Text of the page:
During the COVID-19 pandemic, it has become clear that the elderly, those with pre-existing health conditions and immunocompromised people are at higher risk of severe illness and death, and that many First Nations people fall into these high-risk categories.
Carissa Lee Godwin, Editor of the Analysis and Policy Observatory’s First Peoples & Public Policy Collection, explores how Aboriginal-led health organisations are ensuring First Nations communities’ health needs are being met during the pandemic. This is a major issue for nations with Indigenous populations across the world, and a previous ANZSOG article has looked at issues in New Zealand, the USA and Canada.
Although Australia’s governments have implemented broad strategies to deal with the COVID-19 pandemic, First Nations people need plans of action that are tailored to their respective needs as communities. Aboriginal Community-Controlled Health Organisations (ACCHOS), including the Aboriginal Health and Medical Research Council of NSW and the Aboriginal Health Council of Western Australia, have put together First Nations-led toolkits for their communities to combat and prevent cases of COVID-19:
These resources highlight the importance of working with First Nations communities to ascertain the specific solutions that will work best for them. One of the recommendations to aid the prevention, treatment and recovery of COVID-19 cases, is to address the unique needs and challenges of each community that need to be navigated in culturally safe ways, including:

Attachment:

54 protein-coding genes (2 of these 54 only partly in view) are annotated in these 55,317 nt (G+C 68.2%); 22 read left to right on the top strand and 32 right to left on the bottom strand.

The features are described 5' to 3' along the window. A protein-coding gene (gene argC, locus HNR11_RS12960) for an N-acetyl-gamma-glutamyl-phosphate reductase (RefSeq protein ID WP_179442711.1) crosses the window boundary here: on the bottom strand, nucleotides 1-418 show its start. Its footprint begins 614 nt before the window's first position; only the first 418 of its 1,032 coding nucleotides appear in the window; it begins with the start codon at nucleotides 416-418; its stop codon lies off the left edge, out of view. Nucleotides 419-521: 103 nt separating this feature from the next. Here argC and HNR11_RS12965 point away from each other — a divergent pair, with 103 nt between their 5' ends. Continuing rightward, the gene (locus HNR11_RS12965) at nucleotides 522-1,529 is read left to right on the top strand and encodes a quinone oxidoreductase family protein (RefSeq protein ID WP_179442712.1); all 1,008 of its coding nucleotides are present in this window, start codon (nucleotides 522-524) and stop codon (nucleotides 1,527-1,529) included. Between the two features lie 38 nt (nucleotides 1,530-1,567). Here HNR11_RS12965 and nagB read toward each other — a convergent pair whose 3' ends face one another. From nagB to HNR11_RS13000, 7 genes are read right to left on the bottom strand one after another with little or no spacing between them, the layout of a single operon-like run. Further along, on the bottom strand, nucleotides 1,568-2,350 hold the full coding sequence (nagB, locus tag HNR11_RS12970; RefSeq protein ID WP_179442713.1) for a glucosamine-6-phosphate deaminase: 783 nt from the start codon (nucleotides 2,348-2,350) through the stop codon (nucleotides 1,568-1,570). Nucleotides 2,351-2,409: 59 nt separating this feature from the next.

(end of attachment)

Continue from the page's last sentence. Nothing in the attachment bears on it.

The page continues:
Both toolkits have created strategies that deal with the prevention and treatment of potential COVID-19 cases in ways that allow for flexible and responsive modes of care and for First Nations input to be interlaced throughout the processes:
First Nations people need to feel as if they can access healthcare without the risk of judgment, and to know that identifying and addressing their needs will be a collaborative process between them and health workers. This applies not only during a pandemic, but more generally. Since the failures iterated in the recent Closing the Gap 2020 report, the proposed partnership of Aboriginal groups with governments has recognised that the best plan of action is to involve Aboriginal groups in efforts to close the health gap between Indigenous and non-Indigenous people. This latest Closing the Gap report proves that the governments must listen to First Nations people about what they need in the areas of health, education and employment.
First Nations-led resources such as these toolkits are essential to ensure not only that needs are being met to provide communities with proficient healthcare during a pandemic, but also that wellbeing and quality of life can always be maintained. Both resources make it clear that it is important to offer community-based ways of delivering health services that inform and empower First Nations people to decide how they want to approach their healthcare options. Challenges such as poor housing, accessibility to health services, and social issues also need to be addressed to ensure that First Nations people can survive this pandemic.